“I remember trying to poke the puck past Orr, and he kept it in or I would have had a breakaway, and he kept it in and then he went down low and passed it down and then he jumped in front of the net and got it back. So I’d been trapped and of course Bobby Orr was Bobby Orr and he was special and when he got that puck he made no mistake and it was all over. And I remember big (Noel) Picard, when he knew the puck was in the net when he tripped him but, it was too little too late. It was a great thing for Boston, it was a tough pill for our team to swallow, but we knew we played hard, we played well. We probably got everything we had out of that team.
1998 NCAA Final, Michigan vs Boston College
“Well, I knew they had the better team on paper. And Jerry York’s team, right there. But I also knew that we had won it two years previous in 1996, and we had a group back, we still had two classes. But we had a big freshman class. In 1997 we were arguably the best team in the country and BU knocked us off, and then North Dakota beat them to win it all. But we were far and away the best team all year and got upset in 1997. We lost a big class, like Brendan Morrison and (Jason) Botterill and John Madden all those guys graduated. But we still had our goalie Marty Turco. And when we went into that game in the Fleet Center, I think we beat New Hampshire to get into that game, we knew were a good team, and had a lot of young guys that weren’t worried about anything, they just wanted to play and have fun.
“As the game wore on, it became a man’s game, really physical. And they were coming at us hard, and Turco was the difference, he definitely was the difference. I think the score ended up 3-2 in our favor, and all three of our goals were scored by freshmen. Josh Langfeld ended up scoring the winning goal. He had a short career in the NHL, and it was a bad angle goal, but you never know about overtime goals, and I think it was in the second overtime. But I remember they hit the crossbar, they hit the post, and Turco stood on his head, and we were playing 4 defensemen most of the game because a couple of our D were hurt. And we had a couple of young guys that we were afraid to play in that game. So it was really a challenge for our team. And I said after the game, ‘The best team doesn’t always win.’ I said that out of respect to Boston College because they were the best team. But the best team doesn’t always win in those games.”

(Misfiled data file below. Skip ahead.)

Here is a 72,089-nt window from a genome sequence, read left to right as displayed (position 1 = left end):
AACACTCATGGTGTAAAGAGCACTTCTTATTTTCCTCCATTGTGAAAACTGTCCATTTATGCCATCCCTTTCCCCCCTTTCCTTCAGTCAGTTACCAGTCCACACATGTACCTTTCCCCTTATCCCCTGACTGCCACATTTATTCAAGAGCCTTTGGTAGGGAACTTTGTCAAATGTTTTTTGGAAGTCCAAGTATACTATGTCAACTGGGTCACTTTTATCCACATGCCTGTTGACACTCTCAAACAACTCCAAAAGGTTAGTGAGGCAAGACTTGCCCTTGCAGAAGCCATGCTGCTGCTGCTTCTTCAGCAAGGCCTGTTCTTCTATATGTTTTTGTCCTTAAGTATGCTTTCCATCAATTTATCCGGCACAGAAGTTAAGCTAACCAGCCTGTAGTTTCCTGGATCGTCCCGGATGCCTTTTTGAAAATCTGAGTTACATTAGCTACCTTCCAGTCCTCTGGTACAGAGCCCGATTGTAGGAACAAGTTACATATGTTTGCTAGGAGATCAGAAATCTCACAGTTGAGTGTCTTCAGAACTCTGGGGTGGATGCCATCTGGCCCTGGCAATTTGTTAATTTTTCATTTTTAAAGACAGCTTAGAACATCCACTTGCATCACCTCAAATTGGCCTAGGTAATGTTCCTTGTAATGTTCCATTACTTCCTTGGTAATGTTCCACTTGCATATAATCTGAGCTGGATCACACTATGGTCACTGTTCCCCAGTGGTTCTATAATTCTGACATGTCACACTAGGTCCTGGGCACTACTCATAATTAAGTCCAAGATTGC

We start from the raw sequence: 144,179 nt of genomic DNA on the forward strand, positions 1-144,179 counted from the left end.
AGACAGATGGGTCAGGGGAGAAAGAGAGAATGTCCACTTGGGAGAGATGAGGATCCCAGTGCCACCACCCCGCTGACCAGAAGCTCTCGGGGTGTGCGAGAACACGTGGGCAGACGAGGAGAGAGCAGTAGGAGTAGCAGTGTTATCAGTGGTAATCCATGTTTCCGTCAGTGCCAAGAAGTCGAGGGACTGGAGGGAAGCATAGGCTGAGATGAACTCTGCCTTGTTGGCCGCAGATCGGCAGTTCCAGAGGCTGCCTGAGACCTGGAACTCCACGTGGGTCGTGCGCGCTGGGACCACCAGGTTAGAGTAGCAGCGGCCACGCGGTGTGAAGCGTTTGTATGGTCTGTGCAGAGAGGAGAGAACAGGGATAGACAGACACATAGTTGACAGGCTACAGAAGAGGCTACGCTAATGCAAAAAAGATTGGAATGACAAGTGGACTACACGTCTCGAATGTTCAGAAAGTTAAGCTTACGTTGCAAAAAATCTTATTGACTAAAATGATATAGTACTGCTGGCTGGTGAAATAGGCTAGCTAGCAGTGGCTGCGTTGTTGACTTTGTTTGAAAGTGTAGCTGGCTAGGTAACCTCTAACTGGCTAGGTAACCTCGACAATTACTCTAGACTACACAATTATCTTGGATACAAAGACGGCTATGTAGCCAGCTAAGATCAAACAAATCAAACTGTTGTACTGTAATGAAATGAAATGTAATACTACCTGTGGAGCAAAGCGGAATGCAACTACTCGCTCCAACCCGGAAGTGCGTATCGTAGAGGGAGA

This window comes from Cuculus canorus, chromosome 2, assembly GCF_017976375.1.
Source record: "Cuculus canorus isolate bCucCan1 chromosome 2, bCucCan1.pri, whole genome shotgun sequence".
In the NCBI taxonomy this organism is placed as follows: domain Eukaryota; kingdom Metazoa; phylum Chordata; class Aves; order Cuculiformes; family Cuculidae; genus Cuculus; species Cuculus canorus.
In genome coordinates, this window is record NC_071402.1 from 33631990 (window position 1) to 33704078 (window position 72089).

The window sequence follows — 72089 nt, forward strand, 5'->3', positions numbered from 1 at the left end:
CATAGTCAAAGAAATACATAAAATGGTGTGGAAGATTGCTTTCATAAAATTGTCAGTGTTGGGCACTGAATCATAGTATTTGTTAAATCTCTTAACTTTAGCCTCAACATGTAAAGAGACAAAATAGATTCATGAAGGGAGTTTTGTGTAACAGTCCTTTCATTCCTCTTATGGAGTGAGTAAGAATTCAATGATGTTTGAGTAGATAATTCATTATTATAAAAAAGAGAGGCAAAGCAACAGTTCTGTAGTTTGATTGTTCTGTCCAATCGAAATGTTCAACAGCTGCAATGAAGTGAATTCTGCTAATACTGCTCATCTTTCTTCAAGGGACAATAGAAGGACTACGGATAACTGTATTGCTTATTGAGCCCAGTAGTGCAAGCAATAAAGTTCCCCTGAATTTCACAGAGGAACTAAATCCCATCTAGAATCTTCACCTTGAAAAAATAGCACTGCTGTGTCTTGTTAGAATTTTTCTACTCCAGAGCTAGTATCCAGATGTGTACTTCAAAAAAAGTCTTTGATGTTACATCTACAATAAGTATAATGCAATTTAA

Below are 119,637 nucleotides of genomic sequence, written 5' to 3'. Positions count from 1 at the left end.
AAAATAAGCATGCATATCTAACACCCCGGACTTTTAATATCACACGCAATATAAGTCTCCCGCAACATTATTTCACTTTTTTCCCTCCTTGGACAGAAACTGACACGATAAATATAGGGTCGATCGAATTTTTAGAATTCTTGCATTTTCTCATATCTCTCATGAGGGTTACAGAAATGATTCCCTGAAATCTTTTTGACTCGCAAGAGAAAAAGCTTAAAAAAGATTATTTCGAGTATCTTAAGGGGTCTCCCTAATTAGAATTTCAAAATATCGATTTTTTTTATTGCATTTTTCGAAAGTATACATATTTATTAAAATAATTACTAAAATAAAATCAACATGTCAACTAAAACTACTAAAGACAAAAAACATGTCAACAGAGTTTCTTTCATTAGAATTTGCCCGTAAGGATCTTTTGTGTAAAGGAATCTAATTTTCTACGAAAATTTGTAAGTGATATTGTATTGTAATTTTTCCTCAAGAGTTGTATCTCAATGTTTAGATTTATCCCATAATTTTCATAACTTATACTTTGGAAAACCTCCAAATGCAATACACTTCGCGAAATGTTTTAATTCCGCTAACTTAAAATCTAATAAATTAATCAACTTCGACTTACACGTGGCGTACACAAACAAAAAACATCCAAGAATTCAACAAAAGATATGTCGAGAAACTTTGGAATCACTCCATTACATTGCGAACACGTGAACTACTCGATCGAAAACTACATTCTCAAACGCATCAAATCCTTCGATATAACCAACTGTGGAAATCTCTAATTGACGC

Farewell to a Giant?
The next NCAA tournament, Berenson’s Wolverines were back in Mass., at the old Worcester Centrum for the East Regionals. After a dramatic comeback over Denver the night before, the reign of the champs was ended by top seeded in UNH in overtime. The great man in the signature brush cut and navy suit moved slowly through the handshake line, appearing inconsolable. He’s had some terribly close calls since, but never another ring. Fewer and fewer of his Wolverines stay on campus for extended careers, many treating his beloved University as a mere stepping stone to the NHL. These last two years he has attended the funerals of two of his best friends from the St. Louis Blues, Jimmy Roberts and Al Arbour. As time marches on, the pain of losses always outweighs the joy of victory. He does not hide the fact that this is the last year of his coaching contract. Yet this man who often appears austere to outsiders is both warm and generous to his hockey fraternity.
“Well he’s meant an awful lot to me,” said BU coach David Quinn during the recent Michigan series. “I remember when I applied for my first head coaching job and I asked him if he wouldn’t mind to write a letter of recommendation and use him as a reference. He said ‘A letter of recommendation? Give me the A.D.’s number, I’ll call him right now!’ He’s been incredible for college hockey, he had an incredible playing career, an incredible coaching career, he looks like he’s 46 instead of 76, he’s sharp as a tack. You know it’s special for me to be able to coach against him. It’s a guy that’s really raised the bar in the college coaching world.”
This hockey giant still gives heart and soul to every coaching encounter. In what may have been his last trip to Boston, he was the first onto the Peter Pan bus at the Agganis loading dock for the quick trip to Logan Airport. He sat up front, across from the driver, hands on knees, eyes fixed, anticipating his next encounter on a hockey journey for the ages.